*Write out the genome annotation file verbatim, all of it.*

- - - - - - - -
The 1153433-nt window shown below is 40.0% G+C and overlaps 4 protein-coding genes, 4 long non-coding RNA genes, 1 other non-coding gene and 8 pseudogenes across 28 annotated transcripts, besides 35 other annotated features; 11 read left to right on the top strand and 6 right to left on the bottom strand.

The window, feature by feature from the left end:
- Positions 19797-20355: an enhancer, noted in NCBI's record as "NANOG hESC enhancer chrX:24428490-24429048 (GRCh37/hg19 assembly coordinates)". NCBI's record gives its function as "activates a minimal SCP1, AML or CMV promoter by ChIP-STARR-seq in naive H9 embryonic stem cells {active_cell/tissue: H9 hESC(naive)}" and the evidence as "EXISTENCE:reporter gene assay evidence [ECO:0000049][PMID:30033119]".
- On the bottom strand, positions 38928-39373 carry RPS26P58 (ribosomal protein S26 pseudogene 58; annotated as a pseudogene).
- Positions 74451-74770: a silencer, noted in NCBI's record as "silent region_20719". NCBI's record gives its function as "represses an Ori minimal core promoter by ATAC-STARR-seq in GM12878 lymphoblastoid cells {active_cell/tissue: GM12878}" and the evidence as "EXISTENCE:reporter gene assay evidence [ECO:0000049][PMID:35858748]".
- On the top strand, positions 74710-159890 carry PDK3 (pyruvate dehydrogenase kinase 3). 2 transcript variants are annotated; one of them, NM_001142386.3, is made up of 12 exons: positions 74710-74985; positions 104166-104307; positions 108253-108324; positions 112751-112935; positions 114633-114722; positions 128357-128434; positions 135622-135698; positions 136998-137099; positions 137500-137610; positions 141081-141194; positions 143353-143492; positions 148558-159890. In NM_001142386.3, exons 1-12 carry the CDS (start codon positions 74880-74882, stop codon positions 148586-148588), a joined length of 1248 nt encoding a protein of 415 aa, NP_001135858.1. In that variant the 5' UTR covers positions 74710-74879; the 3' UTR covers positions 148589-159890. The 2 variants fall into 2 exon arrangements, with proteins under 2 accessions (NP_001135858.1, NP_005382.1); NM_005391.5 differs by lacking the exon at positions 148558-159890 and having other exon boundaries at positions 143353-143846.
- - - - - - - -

The 1153433-nt window shown below is 40.0% G+C and overlaps 4 protein-coding genes, 4 long non-coding RNA genes, 1 other non-coding gene and 8 pseudogenes across 28 annotated transcripts, besides 35 other annotated features; 11 read left to right on the top strand and 6 right to left on the bottom strand.

The window, feature by feature from the left end:
- Positions 19797-20355: an enhancer, noted in NCBI's record as "NANOG hESC enhancer chrX:24428490-24429048 (GRCh37/hg19 assembly coordinates)". NCBI's record gives its function as "activates a minimal SCP1, AML or CMV promoter by ChIP-STARR-seq in naive H9 embryonic stem cells {active_cell/tissue: H9 hESC(naive)}" and the evidence as "EXISTENCE:reporter gene assay evidence [ECO:0000049][PMID:30033119]".
- On the bottom strand, positions 38928-39373 carry RPS26P58 (ribosomal protein S26 pseudogene 58; annotated as a pseudogene).
- Positions 74451-74770: a silencer, noted in NCBI's record as "silent region_20719". NCBI's record gives its function as "represses an Ori minimal core promoter by ATAC-STARR-seq in GM12878 lymphoblastoid cells {active_cell/tissue: GM12878}" and the evidence as "EXISTENCE:reporter gene assay evidence [ECO:0000049][PMID:35858748]".
- On the top strand, positions 74710-159890 carry PDK3 (pyruvate dehydrogenase kinase 3). 2 transcript variants are annotated; one of them, NM_001142386.3, is made up of 12 exons: positions 74710-74985; positions 104166-104307; positions 108253-108324; positions 112751-112935; positions 114633-114722; positions 128357-128434; positions 135622-135698; positions 136998-137099; positions 137500-137610; positions 141081-141194; positions 143353-143492; positions 148558-159890. In NM_001142386.3, exons 1-12 carry the CDS (start codon positions 74880-74882, stop codon positions 148586-148588), a joined length of 1248 nt encoding a protein of 415 aa, NP_001135858.1. In that variant the 5' UTR covers positions 74710-74879; the 3' UTR covers positions 148589-159890. The 2 variants fall into 2 exon arrangements, with proteins under 2 accessions (NP_001135858.1, NP_005382.1); NM_005391.5 differs by lacking the exon at positions 148558-159890 and having other exon boundaries at positions 143353-143846.